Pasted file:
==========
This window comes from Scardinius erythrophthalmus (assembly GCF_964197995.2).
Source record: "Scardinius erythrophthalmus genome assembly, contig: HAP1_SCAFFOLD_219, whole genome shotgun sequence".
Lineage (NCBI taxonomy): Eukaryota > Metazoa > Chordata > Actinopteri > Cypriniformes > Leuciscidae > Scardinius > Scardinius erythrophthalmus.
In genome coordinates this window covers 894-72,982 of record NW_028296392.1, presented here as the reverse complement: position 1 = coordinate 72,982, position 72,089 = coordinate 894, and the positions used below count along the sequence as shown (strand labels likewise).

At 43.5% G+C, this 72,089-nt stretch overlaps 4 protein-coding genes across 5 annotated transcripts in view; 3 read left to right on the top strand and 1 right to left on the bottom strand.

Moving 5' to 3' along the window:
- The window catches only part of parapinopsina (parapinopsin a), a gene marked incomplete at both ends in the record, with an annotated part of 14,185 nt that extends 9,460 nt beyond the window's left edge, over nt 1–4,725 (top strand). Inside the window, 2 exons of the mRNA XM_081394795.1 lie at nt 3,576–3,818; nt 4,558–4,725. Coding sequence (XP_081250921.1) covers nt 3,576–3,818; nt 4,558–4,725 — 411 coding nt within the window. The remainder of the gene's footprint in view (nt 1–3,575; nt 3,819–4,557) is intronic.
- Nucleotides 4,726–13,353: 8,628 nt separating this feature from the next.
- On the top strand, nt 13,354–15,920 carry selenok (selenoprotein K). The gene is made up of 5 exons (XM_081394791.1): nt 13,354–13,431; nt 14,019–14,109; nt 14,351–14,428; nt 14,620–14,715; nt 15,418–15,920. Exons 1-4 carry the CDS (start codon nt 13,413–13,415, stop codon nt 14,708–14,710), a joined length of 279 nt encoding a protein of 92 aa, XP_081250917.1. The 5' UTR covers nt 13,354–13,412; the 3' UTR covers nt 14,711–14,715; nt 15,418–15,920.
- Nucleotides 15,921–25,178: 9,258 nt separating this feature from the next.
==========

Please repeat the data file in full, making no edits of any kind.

This window comes from Scardinius erythrophthalmus (assembly GCF_964197995.2).
Source record: "Scardinius erythrophthalmus genome assembly, contig: HAP1_SCAFFOLD_219, whole genome shotgun sequence".
Lineage (NCBI taxonomy): Eukaryota > Metazoa > Chordata > Actinopteri > Cypriniformes > Leuciscidae > Scardinius > Scardinius erythrophthalmus.
In genome coordinates this window covers 894-72,982 of record NW_028296392.1, presented here as the reverse complement: position 1 = coordinate 72,982, position 72,089 = coordinate 894, and the positions used below count along the sequence as shown (strand labels likewise).

At 43.5% G+C, this 72,089-nt stretch overlaps 4 protein-coding genes across 5 annotated transcripts in view; 3 read left to right on the top strand and 1 right to left on the bottom strand.

Moving 5' to 3' along the window:
- The window catches only part of parapinopsina (parapinopsin a), a gene marked incomplete at both ends in the record, with an annotated part of 14,185 nt that extends 9,460 nt beyond the window's left edge, over nt 1–4,725 (top strand). Inside the window, 2 exons of the mRNA XM_081394795.1 lie at nt 3,576–3,818; nt 4,558–4,725. Coding sequence (XP_081250921.1) covers nt 3,576–3,818; nt 4,558–4,725 — 411 coding nt within the window. The remainder of the gene's footprint in view (nt 1–3,575; nt 3,819–4,557) is intronic.
- Nucleotides 4,726–13,353: 8,628 nt separating this feature from the next.
- On the top strand, nt 13,354–15,920 carry selenok (selenoprotein K). The gene is made up of 5 exons (XM_081394791.1): nt 13,354–13,431; nt 14,019–14,109; nt 14,351–14,428; nt 14,620–14,715; nt 15,418–15,920. Exons 1-4 carry the CDS (start codon nt 13,413–13,415, stop codon nt 14,708–14,710), a joined length of 279 nt encoding a protein of 92 aa, XP_081250917.1. The 5' UTR covers nt 13,354–13,412; the 3' UTR covers nt 14,711–14,715; nt 15,418–15,920.
- Nucleotides 15,921–25,178: 9,258 nt separating this feature from the next.